That is not being elitist, I hope. I love genre crossovers. But it is helpful to remember what some of the core features of each genre are. I see that as a basis to be able to develop these elements that originally made each genre fun (as opposed to just "streamlining" them).
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February 24th, 2010, 14:09
Hmm, since when did we have a problem with actual RPGs not being labelled as such? The problem has always been that all sorts of action games get the RPG label to sell more copies.. has this reversed? I haven't seen any indication of that happening.

The fact that Fable 3 is not being labelled as an RPG is merely honesty from the developers, not part of a marketing scheme.
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February 24th, 2010, 15:16
Originally Posted by KasperFauerby View Post
Well said, and I'm sorry to say that I have to agree - at least to a certain point. I mean, there are *a lot* of sensible people here at the Watch, and it's still my favourite site on the net, but that DA:O was voted "most disappointing game" on a site like this… that's both silly and a bit sad IMO.
Well … specific to Dragon Age, it was both 'best' and 'most disappointing', which makes sense in many ways. It was massively hyped as a 'BG spiritual successor' for years, which sets an unreasonable expectation coupled with a nostalgia for BG that erases any flaws through the fog of years … plus it was the most played game, therefore on a purely numeric basis it was destined to win.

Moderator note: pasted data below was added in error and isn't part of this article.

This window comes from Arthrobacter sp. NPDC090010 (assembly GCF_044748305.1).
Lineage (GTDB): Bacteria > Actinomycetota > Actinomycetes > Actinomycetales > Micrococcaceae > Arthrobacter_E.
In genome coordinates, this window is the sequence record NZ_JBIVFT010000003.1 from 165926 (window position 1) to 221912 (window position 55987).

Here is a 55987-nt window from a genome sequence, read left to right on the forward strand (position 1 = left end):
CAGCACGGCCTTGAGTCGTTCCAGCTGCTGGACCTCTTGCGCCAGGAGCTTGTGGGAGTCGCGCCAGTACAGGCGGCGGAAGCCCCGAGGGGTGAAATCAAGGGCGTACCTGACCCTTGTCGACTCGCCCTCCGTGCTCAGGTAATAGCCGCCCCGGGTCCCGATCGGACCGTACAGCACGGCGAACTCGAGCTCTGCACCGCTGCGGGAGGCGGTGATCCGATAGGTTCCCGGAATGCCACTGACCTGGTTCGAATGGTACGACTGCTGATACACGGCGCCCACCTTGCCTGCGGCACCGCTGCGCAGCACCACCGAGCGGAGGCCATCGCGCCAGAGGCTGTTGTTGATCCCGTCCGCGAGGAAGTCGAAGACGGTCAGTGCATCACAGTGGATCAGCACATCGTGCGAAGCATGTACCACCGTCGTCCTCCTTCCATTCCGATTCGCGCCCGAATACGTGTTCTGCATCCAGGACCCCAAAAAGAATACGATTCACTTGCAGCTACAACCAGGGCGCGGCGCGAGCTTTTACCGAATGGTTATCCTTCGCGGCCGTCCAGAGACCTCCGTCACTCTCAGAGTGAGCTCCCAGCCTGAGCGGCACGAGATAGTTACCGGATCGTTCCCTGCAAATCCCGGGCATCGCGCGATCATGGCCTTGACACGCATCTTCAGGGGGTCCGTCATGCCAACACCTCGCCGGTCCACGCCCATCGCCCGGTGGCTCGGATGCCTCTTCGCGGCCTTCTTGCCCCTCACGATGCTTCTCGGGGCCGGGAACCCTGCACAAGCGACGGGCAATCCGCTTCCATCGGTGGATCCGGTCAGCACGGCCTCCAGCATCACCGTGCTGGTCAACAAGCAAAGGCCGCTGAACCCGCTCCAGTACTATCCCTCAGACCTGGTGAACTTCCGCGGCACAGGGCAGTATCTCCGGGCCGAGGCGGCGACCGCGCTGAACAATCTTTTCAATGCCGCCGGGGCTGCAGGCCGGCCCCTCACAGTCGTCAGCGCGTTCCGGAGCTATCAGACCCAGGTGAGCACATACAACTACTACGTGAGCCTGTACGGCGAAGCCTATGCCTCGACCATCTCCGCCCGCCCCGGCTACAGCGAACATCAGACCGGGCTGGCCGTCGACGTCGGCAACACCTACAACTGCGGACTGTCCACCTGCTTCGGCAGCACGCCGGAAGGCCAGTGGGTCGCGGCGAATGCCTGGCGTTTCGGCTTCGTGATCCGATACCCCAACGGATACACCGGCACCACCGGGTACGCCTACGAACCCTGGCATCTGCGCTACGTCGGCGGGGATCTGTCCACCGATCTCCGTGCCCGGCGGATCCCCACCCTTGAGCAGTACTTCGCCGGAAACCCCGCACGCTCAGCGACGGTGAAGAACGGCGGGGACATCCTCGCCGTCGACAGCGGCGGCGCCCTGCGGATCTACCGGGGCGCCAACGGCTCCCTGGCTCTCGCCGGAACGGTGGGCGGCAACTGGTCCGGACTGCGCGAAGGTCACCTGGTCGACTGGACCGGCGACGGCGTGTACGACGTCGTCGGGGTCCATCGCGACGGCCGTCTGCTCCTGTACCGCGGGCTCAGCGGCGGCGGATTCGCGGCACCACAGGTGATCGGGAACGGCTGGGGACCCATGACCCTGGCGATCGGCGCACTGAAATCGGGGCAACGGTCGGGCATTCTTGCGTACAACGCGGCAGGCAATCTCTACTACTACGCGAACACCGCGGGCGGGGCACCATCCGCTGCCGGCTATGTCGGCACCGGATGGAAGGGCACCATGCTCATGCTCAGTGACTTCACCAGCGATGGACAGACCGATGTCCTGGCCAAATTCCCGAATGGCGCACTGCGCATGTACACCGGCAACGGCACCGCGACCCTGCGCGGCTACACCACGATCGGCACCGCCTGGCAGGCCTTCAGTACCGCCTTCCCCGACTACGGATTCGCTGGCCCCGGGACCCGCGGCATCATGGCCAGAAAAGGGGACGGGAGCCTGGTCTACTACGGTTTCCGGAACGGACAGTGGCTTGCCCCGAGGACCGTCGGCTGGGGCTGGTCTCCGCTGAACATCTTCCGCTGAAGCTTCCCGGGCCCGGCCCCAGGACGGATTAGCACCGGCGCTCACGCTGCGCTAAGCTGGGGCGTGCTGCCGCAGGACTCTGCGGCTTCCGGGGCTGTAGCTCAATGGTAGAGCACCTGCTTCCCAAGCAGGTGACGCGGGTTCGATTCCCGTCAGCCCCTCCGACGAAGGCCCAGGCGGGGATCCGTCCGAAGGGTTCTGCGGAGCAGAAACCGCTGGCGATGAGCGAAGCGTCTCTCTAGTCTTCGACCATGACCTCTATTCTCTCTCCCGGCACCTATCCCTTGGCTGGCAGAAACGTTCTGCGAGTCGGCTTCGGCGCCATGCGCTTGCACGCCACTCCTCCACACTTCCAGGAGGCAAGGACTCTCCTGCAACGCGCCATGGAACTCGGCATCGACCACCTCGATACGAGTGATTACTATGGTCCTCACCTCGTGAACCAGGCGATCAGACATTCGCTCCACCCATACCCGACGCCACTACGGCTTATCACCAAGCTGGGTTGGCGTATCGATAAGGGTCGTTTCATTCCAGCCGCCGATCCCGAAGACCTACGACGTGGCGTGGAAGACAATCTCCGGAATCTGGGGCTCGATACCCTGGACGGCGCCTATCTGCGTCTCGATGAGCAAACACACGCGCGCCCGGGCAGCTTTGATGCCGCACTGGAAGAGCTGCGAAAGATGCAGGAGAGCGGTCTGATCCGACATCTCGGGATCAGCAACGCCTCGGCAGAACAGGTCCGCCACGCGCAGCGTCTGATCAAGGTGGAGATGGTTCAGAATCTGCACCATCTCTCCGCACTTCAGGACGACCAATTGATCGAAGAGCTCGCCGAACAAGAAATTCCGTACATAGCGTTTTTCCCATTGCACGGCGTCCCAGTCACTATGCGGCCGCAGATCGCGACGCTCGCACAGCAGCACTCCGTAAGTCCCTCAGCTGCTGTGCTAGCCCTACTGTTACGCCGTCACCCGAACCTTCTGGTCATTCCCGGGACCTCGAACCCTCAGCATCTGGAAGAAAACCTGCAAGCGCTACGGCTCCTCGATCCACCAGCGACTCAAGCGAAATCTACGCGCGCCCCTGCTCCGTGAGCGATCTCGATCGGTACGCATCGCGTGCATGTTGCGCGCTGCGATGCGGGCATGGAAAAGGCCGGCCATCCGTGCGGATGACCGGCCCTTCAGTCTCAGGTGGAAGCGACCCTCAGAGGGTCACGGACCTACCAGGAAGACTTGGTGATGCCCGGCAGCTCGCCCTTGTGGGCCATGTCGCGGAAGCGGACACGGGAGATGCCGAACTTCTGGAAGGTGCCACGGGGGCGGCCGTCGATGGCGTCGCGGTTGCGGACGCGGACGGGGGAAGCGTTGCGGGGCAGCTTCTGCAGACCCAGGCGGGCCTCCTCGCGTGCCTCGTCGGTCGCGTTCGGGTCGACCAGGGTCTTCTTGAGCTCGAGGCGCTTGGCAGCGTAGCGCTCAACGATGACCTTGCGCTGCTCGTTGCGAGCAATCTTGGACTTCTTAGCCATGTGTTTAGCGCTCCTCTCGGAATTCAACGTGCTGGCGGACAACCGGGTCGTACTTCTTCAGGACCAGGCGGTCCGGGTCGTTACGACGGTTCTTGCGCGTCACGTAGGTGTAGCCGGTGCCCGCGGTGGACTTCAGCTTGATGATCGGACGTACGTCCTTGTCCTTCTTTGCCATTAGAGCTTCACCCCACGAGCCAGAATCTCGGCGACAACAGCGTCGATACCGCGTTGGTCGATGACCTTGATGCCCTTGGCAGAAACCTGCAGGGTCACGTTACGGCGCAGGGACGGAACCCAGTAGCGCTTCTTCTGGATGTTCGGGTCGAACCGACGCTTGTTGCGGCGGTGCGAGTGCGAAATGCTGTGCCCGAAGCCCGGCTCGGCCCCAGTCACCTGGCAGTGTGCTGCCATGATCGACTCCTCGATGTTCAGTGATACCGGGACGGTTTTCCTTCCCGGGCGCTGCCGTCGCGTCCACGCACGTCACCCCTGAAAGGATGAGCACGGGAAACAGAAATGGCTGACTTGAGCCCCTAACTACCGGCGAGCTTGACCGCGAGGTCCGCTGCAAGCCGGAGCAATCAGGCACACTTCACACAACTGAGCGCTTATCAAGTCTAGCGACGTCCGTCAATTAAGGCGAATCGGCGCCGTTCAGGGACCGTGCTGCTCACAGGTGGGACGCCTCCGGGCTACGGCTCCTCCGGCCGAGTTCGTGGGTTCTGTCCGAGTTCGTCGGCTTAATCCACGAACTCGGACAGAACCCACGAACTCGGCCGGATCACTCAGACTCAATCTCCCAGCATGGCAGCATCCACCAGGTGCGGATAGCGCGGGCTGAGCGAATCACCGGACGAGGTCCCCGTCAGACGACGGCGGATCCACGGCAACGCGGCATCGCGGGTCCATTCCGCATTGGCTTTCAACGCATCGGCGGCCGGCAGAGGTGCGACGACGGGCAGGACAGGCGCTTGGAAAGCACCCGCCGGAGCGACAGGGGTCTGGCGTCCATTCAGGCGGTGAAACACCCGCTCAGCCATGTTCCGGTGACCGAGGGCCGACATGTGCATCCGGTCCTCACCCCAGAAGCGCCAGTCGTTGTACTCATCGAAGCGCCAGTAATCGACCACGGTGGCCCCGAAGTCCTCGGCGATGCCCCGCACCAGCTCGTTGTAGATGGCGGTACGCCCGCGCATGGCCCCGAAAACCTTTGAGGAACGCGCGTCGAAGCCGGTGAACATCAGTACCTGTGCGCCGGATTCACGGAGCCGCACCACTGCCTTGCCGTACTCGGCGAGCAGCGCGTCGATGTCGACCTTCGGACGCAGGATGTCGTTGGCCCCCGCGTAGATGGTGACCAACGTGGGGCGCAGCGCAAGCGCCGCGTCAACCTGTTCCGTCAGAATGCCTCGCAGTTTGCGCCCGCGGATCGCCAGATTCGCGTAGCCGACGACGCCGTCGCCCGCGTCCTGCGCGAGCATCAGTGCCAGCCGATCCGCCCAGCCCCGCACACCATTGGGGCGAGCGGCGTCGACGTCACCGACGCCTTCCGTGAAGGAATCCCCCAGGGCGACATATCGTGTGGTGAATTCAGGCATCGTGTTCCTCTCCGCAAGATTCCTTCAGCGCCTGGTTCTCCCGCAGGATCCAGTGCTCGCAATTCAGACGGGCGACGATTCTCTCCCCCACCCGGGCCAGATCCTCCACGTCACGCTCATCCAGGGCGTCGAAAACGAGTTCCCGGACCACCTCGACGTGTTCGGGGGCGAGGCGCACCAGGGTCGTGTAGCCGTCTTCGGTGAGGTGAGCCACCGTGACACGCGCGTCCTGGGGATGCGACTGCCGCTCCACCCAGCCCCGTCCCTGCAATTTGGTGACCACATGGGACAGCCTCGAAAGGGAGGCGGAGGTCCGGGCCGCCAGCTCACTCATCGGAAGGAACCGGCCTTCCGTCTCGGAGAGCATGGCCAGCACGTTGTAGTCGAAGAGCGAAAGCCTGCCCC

On topic, I think there is much more debate about some of the games where the RPG is lower on the priority list. I mean, I have no issue with Mass Effect 2 as a RPG, but that doesn't mean it is unreasonable for someone to ask if it was developed by ID software or CroTeam if we'd still be calling it an RPG …

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February 24th, 2010, 16:47
Originally Posted by zakhal View Post
I kind of like mass effect but I cant denay that for most part the game is pretty much a railroaded shooter. I mean thats what you do "most" in the game. If you remove the shooting there wouldnt be much of a game left in it.
That's true of almost all (maybe all) RPGs. Take out the endless combat in Gothic 2 and the game would be a couples hours long at most. Maybe less. Take out all the combat in BG2 and it too would be way short. And etc.
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February 24th, 2010, 17:04
Originally Posted by fatBastard() View Post
Judging by the constant bickering here at the Watch about whether new game X really is a RPG or not and by how those that are deemed true RPG's are excused for containing even blatant flaws and those that are not deemed true RPG's are being bitch-slapped from top to bottom for even minor details, I can certainly understand why developers would want to shy away from the RPG label.

Sorry, but lately it has struck me how "elitist" (the word is a bit harsh but unfortunately also fitting) the tone here at the Watch has become. If a game meets certain standards (looks like it is from the early 90'ies, plays like it is from the early 90'ies, have been developed by an indie firm or has been made with a tiny budget) it is automatically praised for upholding the "True" RPG spirit no matter how flawed the game may be. Likewise if the game has a been made with a big budget or looks and feels like a game of today it is automatically criticized for no being a proper RPG, again no matter how great the game may be. (e.g. DA:O winner of the most disappointing game of the year here at the Watch)

If being a proper RPG means that a list of requirements must be fulfilled to be able to don that label then I say good riddance. I would much rather play a game that was created based on the concepts and ideas the developers wanted you to play than a game made to fit a predefined mold whether or not it was actually the original concept of the game.
It's hardly fair to simply position yourself as a populist and simply dismiss others here as elitist (and I am sure I am one of those of which you are labeling as such). I lot of these "elitist" arguments are simply discussions about gaming trends.